Sunday, January 17, 2021

2nd Sunday of Ordinary Time: Listen to God's Call!

 The Christmas season is over and we are now in "Ordinary Time." Ordinary time is not just an "ordinary" period, so to speak. The Church gives this time this name just to distinguish between the days where we celebrate important Christ-centered days and regular days. By "regular days," I mean days where the readings are centered on specific sayings or teachings of Jesus instead of an event surrounding His life like the Crucifixion, Easter, His Birth, etc.  This period called "Ordinary Time" is extraordinary in my opinion. It is during this time that we get more in-depth in Scriptural readings, particularly the teachings of Christ.  These teachings lead up to the major events surrounding Christ, so they are extremely important and not just "ordinary."  

Readings: Second Sunday in Ordinary Time | USCCB

In the first reading, we read about Samuel who was sleeping in the temple of the Lord. God's house is a refuge for all. It is also our home. This is why we see Catholic Churches always open up church property to those who need help. Unfortunately, the events surrounding the alleged Covid-19 Coronavirus pandemic changed this a bit.  Our churches were forced to close due to pressure from politicians and well-meaning bishops who felt suspending Mass, the Sacraments, and entry into churches would curb the spread of the virus. This was all done despite no science stating that the church or Sacraments are super-spreaders or even a  conduit for viruses to spread. Nevertheless, hopefully, the bishops learned their lesson not to jump at every command of governors and that the law protects religious freedom.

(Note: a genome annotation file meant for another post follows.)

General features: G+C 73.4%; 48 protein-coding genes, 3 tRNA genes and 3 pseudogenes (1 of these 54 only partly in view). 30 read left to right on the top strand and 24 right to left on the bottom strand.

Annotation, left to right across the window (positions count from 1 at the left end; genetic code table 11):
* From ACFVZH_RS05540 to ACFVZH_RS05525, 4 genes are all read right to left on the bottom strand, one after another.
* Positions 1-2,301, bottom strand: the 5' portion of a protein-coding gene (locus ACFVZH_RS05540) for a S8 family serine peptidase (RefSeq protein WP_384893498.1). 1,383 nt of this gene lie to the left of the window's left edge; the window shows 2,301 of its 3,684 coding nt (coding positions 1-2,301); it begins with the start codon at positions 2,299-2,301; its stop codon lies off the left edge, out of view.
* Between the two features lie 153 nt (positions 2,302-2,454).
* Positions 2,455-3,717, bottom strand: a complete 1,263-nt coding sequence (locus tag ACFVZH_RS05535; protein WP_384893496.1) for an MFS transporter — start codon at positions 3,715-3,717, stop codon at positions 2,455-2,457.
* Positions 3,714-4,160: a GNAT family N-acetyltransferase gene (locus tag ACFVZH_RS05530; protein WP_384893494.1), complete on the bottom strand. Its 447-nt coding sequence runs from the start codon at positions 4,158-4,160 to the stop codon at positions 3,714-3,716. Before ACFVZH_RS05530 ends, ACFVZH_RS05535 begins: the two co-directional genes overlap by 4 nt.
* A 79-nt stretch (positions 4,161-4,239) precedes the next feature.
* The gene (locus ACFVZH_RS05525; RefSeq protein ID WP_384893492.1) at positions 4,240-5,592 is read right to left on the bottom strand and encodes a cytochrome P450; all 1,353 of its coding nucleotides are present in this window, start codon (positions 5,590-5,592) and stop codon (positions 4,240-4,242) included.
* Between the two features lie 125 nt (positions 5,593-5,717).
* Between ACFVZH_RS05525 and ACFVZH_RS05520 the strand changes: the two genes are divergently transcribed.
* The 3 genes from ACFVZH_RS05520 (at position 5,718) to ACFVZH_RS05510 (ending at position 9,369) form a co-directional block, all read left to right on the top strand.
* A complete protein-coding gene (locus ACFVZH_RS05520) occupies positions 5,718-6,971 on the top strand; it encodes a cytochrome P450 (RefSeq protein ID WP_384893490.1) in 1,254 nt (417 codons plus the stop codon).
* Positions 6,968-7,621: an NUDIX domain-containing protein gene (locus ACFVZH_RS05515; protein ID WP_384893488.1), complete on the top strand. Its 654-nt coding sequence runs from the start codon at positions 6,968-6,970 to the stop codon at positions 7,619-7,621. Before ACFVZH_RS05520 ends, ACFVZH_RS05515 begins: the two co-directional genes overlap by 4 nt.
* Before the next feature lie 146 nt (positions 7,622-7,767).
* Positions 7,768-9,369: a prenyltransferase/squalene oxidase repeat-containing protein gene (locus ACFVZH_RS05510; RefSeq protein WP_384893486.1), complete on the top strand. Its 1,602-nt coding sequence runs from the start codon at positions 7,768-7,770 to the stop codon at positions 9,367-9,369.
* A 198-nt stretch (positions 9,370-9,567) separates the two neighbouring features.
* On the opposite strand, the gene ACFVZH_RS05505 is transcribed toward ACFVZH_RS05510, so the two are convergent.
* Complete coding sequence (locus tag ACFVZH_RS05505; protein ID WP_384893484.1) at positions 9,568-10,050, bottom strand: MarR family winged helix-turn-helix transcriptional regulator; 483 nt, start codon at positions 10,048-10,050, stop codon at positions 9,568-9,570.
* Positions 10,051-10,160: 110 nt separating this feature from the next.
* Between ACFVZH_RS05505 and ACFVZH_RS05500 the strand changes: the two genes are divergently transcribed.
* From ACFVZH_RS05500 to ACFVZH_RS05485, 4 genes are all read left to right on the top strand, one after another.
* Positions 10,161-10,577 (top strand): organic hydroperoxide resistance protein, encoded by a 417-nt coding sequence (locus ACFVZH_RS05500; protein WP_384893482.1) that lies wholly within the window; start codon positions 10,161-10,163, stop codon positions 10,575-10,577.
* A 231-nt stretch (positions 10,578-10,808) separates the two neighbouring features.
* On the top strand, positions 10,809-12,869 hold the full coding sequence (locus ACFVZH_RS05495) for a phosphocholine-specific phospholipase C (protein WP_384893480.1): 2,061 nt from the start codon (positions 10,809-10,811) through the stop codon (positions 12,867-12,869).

God's house is a home for all. This was why Samuel was comfortable sleeping in the temple even though he was not familiar with the Lord, as we are told in the reading. God calls to him, but Samuel thinks it was Eli. Eli tells him to go back to sleep. God kept calling Samuel until Samuel realized that it was the Lord when Eli told him to say "Speak, Lord, for your servant is listening." Eli realized that God was calling Samuel and Samuel had to respond. When God calls, we must answer. Sometimes we do not realize it at first. We are told that Samuel grew up or matured. God was with him.  This passage reminds me of myself as an atheist and other atheists today. God is always calling us. Sometimes, we are so caught up in the world that we think it is someone else calling us; or something else. Many times, we hear of atheist scientists coming up with all kinds of explanations to refute or attempt to refute, God's personal interaction with us. Atheist psychologists say that the "voice or perception of God" we experience is just man's brain giving agency to something due to stress or some other thing. We develop this defense mechanism in order to cope. Other scientists claim the universe appeared out of nowhere due to gravity and formed randomly without any God. I can go on and on. The truth is that we often put on a mental block that attempts to ignore God and attribute His callings to something natural. We go to "Eli," so to speak, instead of God. We must listen to God and say, "Here I am, your servant is listening." Afterward, God will be with us and will guide us just as He did with Samuel.  God calls even the youth. Young people must never be afraid, ashamed, or scared away from serving God (1 Timothy 4:12). They are an important part of the Catholic Church.